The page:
♦ LAST UPDATED ON November 2, 2020 ♦
Love must not be seen as the natural extravagance of sex, which would naturally arouse a kind of suspicion. Love’s meaning, in that love is true, is not that of a utilitarian exchange of favors.
While it is generally thought that individuals only pursue their own self-interest, love may be the antidote to that. Published 17 years before The Wealth of Nations (1776), Adam Smith’s Theory of Moral Sentiments (1759) begins by rejecting the idea that people are basically self-interested and declares:
Smith called that sentiment ‘sympathy,’ others would perhaps prefer to call it ’empathy.’ Could these familiar sentiments rise, in some cases, to the significance of being called ‘love’ by those who actually experience them, then?
So, we are not skeptics about love. To us, love is true. Ever wondered what the meaning of love is?
While the path of finding Mr. Right or Ms. Perfect is certainly fraught with peril, people all over the world and throughout all of history seek loving relationships — not the least to share the load of life. Being alone, one can really be lonely. This loving pair-bonding, then, provides the basis for cohabitation or marriage.
That love is true may be experienced when two singles have come to encounter and desire each other with a passion unfettered by convenience or calculation.
And when each finds the other enchanting enough to be able to surrender to him or her, again and again.
And when each has the other’s back through thick and thin and over the ups and downs on the path of life.
And while and when all that is lasting…
Love may be true while it lasts, but true love is when it endured the test of time. ‘It isn’t the ecstasy of the early encounter that is remarkable, it is that true love triumphs lastingly, sometimes painfully, over the hurdles erected by time, space, and the world,’ says French philosopher Alain Badiou. To my knowledge, few philosophers have been concerned with the notion of love enduring, most seem to be just skeptical about the stage of romantic love — one of the possible precursors to real love (friendship being another).
Strange enough, Hollywood rarely makes movies about a love that lasted. I suppose that such movies will not generate much interest as people seem to rather go for emotion-drenching comedies or tragedies about episodes of romantic love — the kind of initial love during which the lovers want to become one.
An exception may be the movie The Notebook, which is about a love that spans decades. The film’s sequences are alternating between the couple’s first blushes of romantic love in the ’40s and the present-day reality of how that relationship has transformed in old age. Ending in unavoidable death, their love is sanctified true.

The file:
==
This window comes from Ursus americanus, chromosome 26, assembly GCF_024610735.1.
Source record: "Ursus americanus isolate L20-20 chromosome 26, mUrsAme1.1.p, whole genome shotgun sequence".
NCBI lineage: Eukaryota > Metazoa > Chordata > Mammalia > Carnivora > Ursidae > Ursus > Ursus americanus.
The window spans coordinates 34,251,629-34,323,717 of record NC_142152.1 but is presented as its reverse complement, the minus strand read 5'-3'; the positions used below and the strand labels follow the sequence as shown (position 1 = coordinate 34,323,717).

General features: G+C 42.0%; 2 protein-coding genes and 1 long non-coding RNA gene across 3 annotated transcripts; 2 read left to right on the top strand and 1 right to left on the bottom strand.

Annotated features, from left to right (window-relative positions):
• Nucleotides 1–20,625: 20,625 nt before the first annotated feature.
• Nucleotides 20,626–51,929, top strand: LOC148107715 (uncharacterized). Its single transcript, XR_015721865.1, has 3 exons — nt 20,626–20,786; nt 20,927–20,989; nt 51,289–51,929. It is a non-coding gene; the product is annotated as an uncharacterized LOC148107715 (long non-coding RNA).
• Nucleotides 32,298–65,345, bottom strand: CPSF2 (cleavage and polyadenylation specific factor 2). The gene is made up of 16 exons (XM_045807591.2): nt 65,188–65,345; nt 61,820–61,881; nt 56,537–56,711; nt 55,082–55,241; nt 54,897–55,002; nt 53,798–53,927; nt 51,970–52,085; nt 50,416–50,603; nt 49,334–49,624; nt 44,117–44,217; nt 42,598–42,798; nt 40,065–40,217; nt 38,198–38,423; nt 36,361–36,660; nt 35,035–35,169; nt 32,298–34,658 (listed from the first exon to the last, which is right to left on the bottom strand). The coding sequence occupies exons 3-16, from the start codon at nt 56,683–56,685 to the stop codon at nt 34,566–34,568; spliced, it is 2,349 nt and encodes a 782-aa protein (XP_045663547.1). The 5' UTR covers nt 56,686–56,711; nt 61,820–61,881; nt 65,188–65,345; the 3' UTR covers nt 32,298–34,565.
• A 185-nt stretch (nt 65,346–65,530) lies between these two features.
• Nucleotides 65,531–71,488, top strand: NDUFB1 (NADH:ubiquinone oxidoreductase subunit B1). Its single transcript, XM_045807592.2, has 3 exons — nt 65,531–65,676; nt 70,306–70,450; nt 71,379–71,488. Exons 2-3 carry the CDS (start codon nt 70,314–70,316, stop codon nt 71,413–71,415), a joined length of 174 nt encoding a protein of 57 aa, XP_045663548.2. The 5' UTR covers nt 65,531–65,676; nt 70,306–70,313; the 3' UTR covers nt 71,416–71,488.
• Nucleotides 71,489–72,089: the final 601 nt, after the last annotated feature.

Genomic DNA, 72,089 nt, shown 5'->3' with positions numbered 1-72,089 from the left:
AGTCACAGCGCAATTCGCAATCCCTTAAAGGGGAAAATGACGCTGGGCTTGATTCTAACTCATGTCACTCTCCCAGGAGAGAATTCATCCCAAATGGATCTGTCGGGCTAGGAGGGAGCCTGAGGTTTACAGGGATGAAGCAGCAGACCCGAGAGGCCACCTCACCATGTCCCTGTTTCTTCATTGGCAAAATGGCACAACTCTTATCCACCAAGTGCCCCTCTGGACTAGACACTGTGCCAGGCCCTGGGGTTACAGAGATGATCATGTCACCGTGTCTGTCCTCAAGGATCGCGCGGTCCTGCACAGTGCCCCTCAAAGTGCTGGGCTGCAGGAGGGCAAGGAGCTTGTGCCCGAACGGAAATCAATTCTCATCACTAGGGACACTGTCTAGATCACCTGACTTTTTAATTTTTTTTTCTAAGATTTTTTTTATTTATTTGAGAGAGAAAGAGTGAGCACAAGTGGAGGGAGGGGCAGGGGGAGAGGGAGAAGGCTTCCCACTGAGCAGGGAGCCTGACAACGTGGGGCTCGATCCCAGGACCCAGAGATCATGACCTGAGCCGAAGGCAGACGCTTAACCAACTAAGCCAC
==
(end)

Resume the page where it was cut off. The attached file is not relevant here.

In many comedies, lovers drive into the sunset with their idealized notion of the other lover: they are in love with being in love and do not yet see the other as a complete human being with all of his or her foibles. Pretty Woman is such a Cinderella story of two supposed opposites who fall passionately in love, learn from each other what is supposedly missing from their lives, and drive off into the sunset without a worry in the world.
Also comes to mind is the movie Titanic, the story of a passionate, illicit affair between an engaged upper class young woman and a working class young artist from the wrong side of the tracks. They meet by chance and fall in love. The film, as a tragedy, that ends soon with Jack’s death and the elderly Rose reminiscing about the passionate twenty-four hours that she “held onto forever.”
Now, a lot of young folks may not care much for that …over time thingy yet. “Love is for the here and now,” they say. Love, when experienced, is rapturous and makes time melt away. True, let’s not knock romantic love or people’s longing for love while it lasts. Because that is where real love may find its start. And without some beginning, perhaps as romantic love, can true love ever have been?
In public life, real love and true love are rarities. There are not many couples in society serving as role models for young folks to look up to. There are notable exceptions, but I do not wish to embarrass any of the living by naming them.
Authentic, reciprocated love between equals, such as Simon de Beauvoir envisioned, is hardly awarded an Oscar or Golden Globe. Violence and sex, political intrigue, comedy and tragedy are making the daily headlines.
Sadly, even religion — the supposedly highest moral order — has been lacking a “true love” couple to show the way. The Pope, Mother Theresa and many other saints and sages are certainly very respectable people — and mostly all single. Married, I am not in their illustrious league, and writing these musings does not make me necessarily a better person, either.
But I am trying to figure out what it is that makes life worth living as well, and I think it is some kind of erotic and conjugal love that lasts.
We are never able to say: “It is true love.” If we ever could, we would only be able to say: “It was true love.”